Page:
Jonathan Baum worked as a scheduler for Metro Restoration Services. In late 2014, he began have cardiac problems. Over the course of the next several months, he went to the ER fearing a heart attack, had a heart catheter implanted, had an echocardiogram, and wore a heart monitor. He occasionally also missed work for medical tests and treatments, and sometimes worked remotely. His boss, and the owner of Metro, Patrick Cahill, was aware of all of Baum’s medical issues.
Following a work day on which Baum had worked remotely from his home. Cahill fired him. The expressly stated reason: “health issues and doctors’ appointments.”
Even with all of Baum’s cardiac issues, the 6th Circuit held that he could not establish that he suffered a physical impairment that substantially limited one or more major life activities. Therefore, Baum did have a legally protected actual disability. Baum had failed to identify a medical expert to testify and establish whether his cardiac problems substantially limit his cardiovascular and circulatory functions.
So do Baum’s impairments limit his cardiovascular and circulatory functions? They might. But to conclude that they did, a jury would need to understand them—how they function, and what that means for Baum. And to understand them, jurors would need an opinion from someone with “scientific, technical, or other specialized knowledge”: expert testimony.
Because Baum failed to disclose his doctor—or anyone else with specialized medical knowledge—as an expert witness, he lacks the evidence he needs. And without that evidence, he hasn’t created a factual issue over whether he is actually disabled.
Case closed, right? Not so fast.
The ADA does not only protect actual disabilities, but also perceived disabilities. On this latter claim, Metro had a huge problem. Unlike actual disability claims, an employee proceeding on a claim of perceived disability need not prove a limitation of a major life activity, but only that the employer took an adverse action “because of an actual or perceived physical … impairment.” Thus, the lack of a medical expert was not fatal to this claim.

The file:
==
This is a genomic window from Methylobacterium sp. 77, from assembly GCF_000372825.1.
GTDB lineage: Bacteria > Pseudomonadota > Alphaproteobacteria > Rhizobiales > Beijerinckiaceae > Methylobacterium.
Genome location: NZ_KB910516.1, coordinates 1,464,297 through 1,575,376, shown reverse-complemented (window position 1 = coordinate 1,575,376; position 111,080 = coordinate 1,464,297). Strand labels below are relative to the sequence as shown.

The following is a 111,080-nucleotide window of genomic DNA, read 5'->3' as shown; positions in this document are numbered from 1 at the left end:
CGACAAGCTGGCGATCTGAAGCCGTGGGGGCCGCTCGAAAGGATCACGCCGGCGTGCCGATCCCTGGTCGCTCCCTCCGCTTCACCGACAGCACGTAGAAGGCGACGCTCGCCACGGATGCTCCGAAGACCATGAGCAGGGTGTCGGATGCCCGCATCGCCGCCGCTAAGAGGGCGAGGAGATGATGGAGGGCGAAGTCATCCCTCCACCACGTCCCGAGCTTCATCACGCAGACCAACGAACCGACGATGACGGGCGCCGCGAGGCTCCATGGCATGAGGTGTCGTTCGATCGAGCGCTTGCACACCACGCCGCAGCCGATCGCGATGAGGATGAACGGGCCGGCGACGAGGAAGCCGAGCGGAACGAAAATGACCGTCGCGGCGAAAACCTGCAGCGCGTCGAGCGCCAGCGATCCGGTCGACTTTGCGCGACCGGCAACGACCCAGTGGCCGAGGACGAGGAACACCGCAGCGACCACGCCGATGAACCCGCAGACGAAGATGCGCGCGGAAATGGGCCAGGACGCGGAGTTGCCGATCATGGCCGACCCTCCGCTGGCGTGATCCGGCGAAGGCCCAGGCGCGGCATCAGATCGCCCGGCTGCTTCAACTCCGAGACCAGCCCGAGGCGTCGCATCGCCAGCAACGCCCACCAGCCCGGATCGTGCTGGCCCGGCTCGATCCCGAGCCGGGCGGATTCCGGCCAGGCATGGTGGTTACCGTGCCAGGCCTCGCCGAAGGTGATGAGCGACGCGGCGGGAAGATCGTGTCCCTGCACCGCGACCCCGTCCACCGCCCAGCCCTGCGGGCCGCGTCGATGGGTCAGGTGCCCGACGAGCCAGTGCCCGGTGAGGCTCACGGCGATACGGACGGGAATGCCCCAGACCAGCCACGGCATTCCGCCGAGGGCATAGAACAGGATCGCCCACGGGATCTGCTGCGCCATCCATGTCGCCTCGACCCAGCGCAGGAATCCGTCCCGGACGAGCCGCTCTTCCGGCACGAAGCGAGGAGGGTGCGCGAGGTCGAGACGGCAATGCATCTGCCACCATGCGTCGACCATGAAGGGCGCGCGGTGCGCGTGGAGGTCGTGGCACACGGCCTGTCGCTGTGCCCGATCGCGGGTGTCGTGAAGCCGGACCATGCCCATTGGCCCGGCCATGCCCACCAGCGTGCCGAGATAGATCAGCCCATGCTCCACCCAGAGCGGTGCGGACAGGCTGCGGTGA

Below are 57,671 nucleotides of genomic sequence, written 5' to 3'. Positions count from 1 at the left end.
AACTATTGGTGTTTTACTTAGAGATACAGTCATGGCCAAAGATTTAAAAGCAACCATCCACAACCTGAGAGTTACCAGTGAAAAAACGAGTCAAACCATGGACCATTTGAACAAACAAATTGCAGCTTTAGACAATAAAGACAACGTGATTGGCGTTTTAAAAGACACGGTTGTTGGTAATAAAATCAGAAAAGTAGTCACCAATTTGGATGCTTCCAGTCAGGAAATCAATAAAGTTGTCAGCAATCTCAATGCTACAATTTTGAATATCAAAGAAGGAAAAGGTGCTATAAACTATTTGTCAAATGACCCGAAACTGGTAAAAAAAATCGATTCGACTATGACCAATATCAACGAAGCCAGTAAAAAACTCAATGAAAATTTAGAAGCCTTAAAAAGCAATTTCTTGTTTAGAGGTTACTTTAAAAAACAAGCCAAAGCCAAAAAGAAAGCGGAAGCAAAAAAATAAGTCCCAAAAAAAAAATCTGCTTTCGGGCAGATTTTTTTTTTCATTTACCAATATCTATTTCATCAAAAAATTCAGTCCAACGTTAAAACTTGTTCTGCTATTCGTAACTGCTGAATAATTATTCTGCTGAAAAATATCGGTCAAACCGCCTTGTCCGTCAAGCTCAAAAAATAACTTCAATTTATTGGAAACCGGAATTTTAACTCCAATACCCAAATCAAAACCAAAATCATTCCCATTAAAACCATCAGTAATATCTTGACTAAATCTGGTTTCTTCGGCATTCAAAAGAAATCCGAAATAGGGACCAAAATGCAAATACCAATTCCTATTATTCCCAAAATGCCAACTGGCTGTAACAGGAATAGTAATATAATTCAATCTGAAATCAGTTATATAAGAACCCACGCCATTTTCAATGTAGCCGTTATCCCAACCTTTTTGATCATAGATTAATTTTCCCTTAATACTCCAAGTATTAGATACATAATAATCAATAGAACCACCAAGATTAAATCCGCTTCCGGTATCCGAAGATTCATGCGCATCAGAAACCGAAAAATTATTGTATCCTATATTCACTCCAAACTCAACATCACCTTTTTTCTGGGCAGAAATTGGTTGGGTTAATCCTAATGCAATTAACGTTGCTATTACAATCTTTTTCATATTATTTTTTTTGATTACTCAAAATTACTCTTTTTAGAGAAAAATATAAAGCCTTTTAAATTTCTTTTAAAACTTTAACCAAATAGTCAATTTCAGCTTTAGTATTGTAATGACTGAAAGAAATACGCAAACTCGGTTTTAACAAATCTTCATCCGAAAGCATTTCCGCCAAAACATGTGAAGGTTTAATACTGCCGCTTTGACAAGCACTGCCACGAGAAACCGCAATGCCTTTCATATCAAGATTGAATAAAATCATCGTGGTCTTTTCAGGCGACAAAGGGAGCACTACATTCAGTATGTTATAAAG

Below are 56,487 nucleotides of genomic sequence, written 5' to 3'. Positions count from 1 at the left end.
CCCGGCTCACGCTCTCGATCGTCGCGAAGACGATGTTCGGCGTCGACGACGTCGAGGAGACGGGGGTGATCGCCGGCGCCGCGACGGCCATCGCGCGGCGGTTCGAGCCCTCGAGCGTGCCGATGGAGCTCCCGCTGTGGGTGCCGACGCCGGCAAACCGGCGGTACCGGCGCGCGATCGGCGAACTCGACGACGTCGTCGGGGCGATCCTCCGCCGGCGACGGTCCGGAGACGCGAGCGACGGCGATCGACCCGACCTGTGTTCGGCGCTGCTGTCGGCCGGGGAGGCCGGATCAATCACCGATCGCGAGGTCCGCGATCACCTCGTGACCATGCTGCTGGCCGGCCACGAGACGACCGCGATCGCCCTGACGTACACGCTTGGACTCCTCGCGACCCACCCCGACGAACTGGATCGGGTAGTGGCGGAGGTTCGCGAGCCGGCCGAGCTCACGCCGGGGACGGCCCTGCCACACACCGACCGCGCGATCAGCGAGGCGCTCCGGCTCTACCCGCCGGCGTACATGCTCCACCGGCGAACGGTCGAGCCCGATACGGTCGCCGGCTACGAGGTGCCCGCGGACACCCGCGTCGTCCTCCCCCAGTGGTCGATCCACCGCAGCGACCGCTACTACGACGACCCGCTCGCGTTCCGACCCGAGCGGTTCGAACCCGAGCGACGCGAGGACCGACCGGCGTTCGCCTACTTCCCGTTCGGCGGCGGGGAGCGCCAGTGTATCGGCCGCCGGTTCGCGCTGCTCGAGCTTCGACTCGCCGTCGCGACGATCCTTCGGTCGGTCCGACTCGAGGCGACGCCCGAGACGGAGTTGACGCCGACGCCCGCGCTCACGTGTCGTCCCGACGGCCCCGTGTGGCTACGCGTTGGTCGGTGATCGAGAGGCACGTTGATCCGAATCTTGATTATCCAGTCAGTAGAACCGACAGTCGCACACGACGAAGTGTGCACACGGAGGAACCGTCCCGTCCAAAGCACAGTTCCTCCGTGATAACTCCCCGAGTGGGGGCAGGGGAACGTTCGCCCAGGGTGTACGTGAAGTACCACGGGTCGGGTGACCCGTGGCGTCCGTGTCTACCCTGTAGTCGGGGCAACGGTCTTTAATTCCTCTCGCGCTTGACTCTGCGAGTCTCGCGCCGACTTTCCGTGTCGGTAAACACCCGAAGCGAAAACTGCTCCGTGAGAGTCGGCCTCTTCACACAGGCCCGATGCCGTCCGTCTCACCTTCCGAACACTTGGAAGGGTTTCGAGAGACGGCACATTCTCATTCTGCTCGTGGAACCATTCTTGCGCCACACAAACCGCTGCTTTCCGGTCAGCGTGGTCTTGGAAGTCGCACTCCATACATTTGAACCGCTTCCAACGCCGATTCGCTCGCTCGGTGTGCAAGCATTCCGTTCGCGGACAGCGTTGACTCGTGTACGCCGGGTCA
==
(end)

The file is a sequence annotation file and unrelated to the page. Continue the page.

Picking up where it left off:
Baum argues that a jury could find that Metro fired him because Cahill thought Baum was disabled. For support, he relies on Cahill’s knowledge of Baum’s catheter, CAT scan, trip to the ER, and period where he wore a heart monitor. Baum also points to Cahill’s stated reason for firing him: his “health issues and doctor’s appointments.” …
Cahill’s knowledge of Baum’s medical issues—alone—is insufficient to carry the day.… But Baum has more—he has Cahill’s stated reason for firing him: his “health issues and doctor’s appointments.” That statement is what creates a factual dispute and makes it material. Giving Baum the benefit of the doubt, a jury could find that Cahill meant what he said. And if a jury so found, it could also find that Cahill perceived Baum to have a physical impairment and fired Baum because of that perception.
In other words, employers, it’s not the best idea to tell your employee that you are firing him or her because of their medical issue. It will not end well for you.
This post originally appeared on the Ohio Employer’s Law Blog, and was written by Jon Hyman, Partner, Meyers, Roman, Friedberg & Lewis. Jon can be reached at via email at email@example.com, via telephone at 216-831-0042, on LinkedIn, and on Twitter.